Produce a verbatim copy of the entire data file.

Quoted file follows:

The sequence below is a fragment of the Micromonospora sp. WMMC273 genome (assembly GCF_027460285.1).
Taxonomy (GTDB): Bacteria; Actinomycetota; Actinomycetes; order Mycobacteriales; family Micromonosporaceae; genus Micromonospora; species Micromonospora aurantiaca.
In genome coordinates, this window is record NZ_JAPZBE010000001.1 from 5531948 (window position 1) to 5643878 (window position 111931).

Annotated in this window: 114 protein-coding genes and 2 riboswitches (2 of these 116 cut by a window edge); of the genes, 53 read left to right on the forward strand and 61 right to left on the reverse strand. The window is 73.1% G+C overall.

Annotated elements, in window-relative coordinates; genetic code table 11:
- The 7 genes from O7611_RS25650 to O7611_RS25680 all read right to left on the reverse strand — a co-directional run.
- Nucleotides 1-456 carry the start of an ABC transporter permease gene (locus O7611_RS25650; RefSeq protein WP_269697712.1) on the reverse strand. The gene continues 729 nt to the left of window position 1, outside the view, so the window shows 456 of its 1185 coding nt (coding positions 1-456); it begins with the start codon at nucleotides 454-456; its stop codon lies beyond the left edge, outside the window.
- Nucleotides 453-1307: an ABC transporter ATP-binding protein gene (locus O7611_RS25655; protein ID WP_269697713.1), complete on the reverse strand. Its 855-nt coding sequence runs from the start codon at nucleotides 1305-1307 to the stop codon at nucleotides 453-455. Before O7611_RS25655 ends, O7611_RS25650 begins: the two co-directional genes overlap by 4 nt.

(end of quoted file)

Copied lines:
The sequence below is a fragment of the Micromonospora sp. WMMC273 genome (assembly GCF_027460285.1).
Taxonomy (GTDB): Bacteria; Actinomycetota; Actinomycetes; order Mycobacteriales; family Micromonosporaceae; genus Micromonospora; species Micromonospora aurantiaca.
In genome coordinates, this window is record NZ_JAPZBE010000001.1 from 5531948 (window position 1) to 5643878 (window position 111931).

Annotated in this window: 114 protein-coding genes and 2 riboswitches (2 of these 116 cut by a window edge); of the genes, 53 read left to right on the forward strand and 61 right to left on the reverse strand. The window is 73.1% G+C overall.

Annotated elements, in window-relative coordinates; genetic code table 11:
- The 7 genes from O7611_RS25650 to O7611_RS25680 all read right to left on the reverse strand — a co-directional run.
- Nucleotides 1-456 carry the start of an ABC transporter permease gene (locus O7611_RS25650; RefSeq protein WP_269697712.1) on the reverse strand. The gene continues 729 nt to the left of window position 1, outside the view, so the window shows 456 of its 1185 coding nt (coding positions 1-456); it begins with the start codon at nucleotides 454-456; its stop codon lies beyond the left edge, outside the window.
- Nucleotides 453-1307: an ABC transporter ATP-binding protein gene (locus O7611_RS25655; protein ID WP_269697713.1), complete on the reverse strand. Its 855-nt coding sequence runs from the start codon at nucleotides 1305-1307 to the stop codon at nucleotides 453-455. Before O7611_RS25655 ends, O7611_RS25650 begins: the two co-directional genes overlap by 4 nt.